brand

projects

Side table upcycle

If you want to completely change the appearance of an old table, then covering the surface with zinc is a modern and stylish option. Working with any metal is a little tricky so we’re easing you in gently with this smallscale project. Cutting zinc perfectly straight requires concentration, but don’t worry if you make a slip-up, minor mishaps can be covered by the moulding.

  • Side table upcycle
  • Side table upcycle
  • Side table upcycle
  • Side table upcycle
  • Side table upcycle
  • Side table upcycle
You’ll need

    *Small side table

    *Sheet of zinc

    *Pine right-angle moulding

    *Upholstery nails

    *Contact adhesive: Evo Stick

    *Instant grab adhesive; No More Nails

    *Sisal rope

    *Tin snips

    *Mitre saw

    *Glue gun

    *Hammer

    *Drill

    *Medium glasspaper

    *Clear furniture polish

    1. Lightly sand the table top to provide a key for the adhesive. Remove the legs if possible and also sand lightly. Use the top of the table as a template to mark out the zinc and cut out the necessary size using the tin snips.

    2. Following the manufacturer’s instructions and in a well ventilated room, apply a thin layer of the contact adhesive to the table top and the underside of the zinc, (this should be the textured surface, the good side will be covered in a protective film).

    3. Leave until touch dry and carefully line up the zinc and table and press firmly. Remove the protective film from the zinc.

    4. Make a frame for the table using right-angle moulding. Cut the 45o angles with a mitre saw. Following the manufacturer’s instructions, stick the frame pieces to the table top with the instant grab adhesive.

    5. Bang the upholstery nails around the frame. However, drill pilot holes first using a very small drill bit as the nails will not hammer through the zinc.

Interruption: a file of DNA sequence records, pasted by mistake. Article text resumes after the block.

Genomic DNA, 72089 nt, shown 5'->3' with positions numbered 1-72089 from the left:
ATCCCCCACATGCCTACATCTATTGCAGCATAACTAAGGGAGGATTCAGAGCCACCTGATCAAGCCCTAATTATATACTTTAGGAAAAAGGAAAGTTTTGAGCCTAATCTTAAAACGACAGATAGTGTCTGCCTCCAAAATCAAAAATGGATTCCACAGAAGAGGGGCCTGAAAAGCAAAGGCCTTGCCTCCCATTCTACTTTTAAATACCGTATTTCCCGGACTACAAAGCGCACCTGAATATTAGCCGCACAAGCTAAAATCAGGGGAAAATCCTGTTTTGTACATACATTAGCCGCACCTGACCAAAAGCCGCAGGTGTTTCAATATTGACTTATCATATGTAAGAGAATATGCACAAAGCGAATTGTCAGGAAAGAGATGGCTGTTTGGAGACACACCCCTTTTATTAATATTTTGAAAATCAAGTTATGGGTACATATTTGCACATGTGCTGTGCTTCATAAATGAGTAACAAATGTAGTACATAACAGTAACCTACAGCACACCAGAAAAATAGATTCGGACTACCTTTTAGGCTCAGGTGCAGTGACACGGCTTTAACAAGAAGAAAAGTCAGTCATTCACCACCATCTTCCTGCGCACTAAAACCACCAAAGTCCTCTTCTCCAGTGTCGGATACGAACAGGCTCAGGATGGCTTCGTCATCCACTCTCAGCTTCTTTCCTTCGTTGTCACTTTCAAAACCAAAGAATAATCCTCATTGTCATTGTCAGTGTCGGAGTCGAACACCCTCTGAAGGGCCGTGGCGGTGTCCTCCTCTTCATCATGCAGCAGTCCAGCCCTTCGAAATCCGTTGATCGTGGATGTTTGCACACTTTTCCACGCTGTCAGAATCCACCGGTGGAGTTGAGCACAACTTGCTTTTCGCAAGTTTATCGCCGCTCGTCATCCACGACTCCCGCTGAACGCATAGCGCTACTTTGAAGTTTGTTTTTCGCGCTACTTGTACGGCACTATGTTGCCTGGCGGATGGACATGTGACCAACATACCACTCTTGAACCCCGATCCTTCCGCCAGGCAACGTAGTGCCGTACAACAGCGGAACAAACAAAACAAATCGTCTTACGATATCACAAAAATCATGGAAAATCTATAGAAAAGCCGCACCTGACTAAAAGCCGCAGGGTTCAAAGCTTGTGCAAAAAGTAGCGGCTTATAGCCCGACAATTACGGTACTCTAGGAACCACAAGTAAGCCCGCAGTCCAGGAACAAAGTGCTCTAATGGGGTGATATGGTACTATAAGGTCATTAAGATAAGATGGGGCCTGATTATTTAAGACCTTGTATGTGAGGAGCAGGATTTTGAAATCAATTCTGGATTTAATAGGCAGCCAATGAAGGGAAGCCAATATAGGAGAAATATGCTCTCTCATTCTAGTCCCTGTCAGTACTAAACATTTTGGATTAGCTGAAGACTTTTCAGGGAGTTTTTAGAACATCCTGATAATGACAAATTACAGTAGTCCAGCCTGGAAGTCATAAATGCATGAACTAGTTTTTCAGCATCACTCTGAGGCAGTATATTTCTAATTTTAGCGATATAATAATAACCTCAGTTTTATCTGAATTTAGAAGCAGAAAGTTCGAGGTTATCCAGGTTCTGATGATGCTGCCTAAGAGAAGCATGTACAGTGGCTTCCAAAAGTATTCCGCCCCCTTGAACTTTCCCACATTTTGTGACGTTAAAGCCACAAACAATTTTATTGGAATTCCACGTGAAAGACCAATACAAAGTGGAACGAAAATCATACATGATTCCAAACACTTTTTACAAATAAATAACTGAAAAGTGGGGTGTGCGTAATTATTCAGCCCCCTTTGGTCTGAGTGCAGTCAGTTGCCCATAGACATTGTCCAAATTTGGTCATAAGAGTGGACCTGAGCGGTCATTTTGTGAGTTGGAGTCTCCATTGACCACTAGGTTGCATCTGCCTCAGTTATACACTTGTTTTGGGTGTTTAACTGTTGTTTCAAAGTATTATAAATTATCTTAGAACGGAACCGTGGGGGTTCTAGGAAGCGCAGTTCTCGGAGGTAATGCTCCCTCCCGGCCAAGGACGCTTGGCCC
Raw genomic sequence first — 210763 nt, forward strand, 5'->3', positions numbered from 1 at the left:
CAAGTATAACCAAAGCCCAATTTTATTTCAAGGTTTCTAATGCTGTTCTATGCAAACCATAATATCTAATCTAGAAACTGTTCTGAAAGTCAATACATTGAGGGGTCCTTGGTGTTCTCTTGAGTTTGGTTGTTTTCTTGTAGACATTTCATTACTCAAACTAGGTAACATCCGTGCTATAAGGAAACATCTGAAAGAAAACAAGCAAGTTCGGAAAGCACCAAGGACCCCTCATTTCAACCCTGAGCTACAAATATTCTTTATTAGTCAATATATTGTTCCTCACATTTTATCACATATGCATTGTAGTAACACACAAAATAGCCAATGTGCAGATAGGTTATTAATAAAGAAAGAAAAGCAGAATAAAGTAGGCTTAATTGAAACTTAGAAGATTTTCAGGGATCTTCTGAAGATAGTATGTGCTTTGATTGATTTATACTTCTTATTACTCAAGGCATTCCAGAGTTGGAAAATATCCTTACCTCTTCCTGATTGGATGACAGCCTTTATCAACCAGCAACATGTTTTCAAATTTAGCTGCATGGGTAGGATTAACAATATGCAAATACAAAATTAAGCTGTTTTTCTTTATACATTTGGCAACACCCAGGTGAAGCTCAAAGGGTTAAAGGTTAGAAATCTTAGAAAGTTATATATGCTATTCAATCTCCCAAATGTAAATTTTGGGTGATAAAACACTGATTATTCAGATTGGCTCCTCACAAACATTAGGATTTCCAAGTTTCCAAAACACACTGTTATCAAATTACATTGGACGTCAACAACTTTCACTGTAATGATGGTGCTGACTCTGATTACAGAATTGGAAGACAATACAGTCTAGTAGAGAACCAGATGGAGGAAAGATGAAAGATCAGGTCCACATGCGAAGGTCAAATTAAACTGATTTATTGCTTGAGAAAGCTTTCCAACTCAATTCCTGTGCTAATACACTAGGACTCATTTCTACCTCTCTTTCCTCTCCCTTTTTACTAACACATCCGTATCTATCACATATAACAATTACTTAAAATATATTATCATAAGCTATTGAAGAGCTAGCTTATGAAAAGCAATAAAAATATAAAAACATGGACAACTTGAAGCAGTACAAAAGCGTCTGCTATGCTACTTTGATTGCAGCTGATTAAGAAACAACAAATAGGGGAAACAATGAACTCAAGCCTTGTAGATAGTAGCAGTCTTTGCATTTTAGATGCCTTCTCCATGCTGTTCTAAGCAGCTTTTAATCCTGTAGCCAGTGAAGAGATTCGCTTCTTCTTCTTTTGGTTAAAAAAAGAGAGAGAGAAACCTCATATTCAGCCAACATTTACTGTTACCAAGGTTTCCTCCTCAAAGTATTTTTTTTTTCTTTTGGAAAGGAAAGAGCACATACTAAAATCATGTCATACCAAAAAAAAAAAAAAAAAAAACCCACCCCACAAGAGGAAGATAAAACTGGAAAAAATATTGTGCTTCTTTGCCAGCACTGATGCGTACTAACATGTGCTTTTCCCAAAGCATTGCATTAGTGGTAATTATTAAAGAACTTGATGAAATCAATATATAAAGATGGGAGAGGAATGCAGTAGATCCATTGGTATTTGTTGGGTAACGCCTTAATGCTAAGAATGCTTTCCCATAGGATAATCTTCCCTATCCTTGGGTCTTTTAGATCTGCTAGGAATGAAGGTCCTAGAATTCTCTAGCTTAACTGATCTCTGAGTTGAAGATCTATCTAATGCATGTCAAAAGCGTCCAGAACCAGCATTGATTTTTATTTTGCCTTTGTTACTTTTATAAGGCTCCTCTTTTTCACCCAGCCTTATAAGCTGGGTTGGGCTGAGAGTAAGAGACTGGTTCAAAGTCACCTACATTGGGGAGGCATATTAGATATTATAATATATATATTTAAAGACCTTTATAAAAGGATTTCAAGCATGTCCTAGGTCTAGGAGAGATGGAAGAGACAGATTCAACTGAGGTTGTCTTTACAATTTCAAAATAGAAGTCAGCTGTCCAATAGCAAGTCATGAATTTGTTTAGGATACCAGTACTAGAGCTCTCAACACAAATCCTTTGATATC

6. Cover the table legs with sisal rope. Cut the rope at an angle and unravel and flare out in a triangular shape. Stick this to the bottom of the leg using the glue gun. Wind the rope tightly, covering the end you just fixed down.

    7. Apply a blob of glue every few rotations. Continue until you have covered the whole leg. Cut the rope and stick the end neatly in. Cover the other three legs and reattached them all. Buff the frame with polish.

Side table upcycle

If you want to completely change the appearance of an old table, then covering the surface with zinc is a modern and stylish option. Working with any metal is a little tricky so we’re easing you in gently with this smallscale project. Cutting zinc perfectly straight requires concentration, but don’t worry if you make a slip-up, minor mishaps can be covered by the moulding.

You’ll need

    *Small side table

    *Sheet of zinc

    *Pine right-angle moulding

    *Upholstery nails

    *Contact adhesive: Evo Stick

    *Instant grab adhesive; No More Nails

    *Sisal rope

    *Tin snips

    *Mitre saw

    *Glue gun

    *Hammer

    *Drill

    *Medium glasspaper

    *Clear furniture polish

    1. Lightly sand the table top to provide a key for the adhesive. Remove the legs if possible and also sand lightly. Use the top of the table as a template to mark out the zinc and cut out the necessary size using the tin snips.

    2. Following the manufacturer’s instructions and in a well ventilated room, apply a thin layer of the contact adhesive to the table top and the underside of the zinc, (this should be the textured surface, the good side will be covered in a protective film).

    3. Leave until touch dry and carefully line up the zinc and table and press firmly. Remove the protective film from the zinc.

    4. Make a frame for the table using right-angle moulding. Cut the 45o angles with a mitre saw. Following the manufacturer’s instructions, stick the frame pieces to the table top with the instant grab adhesive.

    5. Bang the upholstery nails around the frame. However, drill pilot holes first using a very small drill bit as the nails will not hammer through the zinc.

    6. Cover the table legs with sisal rope. Cut the rope at an angle and unravel and flare out in a triangular shape. Stick this to the bottom of the leg using the glue gun. Wind the rope tightly, covering the end you just fixed down.

    7. Apply a blob of glue every few rotations. Continue until you have covered the whole leg. Cut the rope and stick the end neatly in. Cover the other three legs and reattached them all. Buff the frame with polish.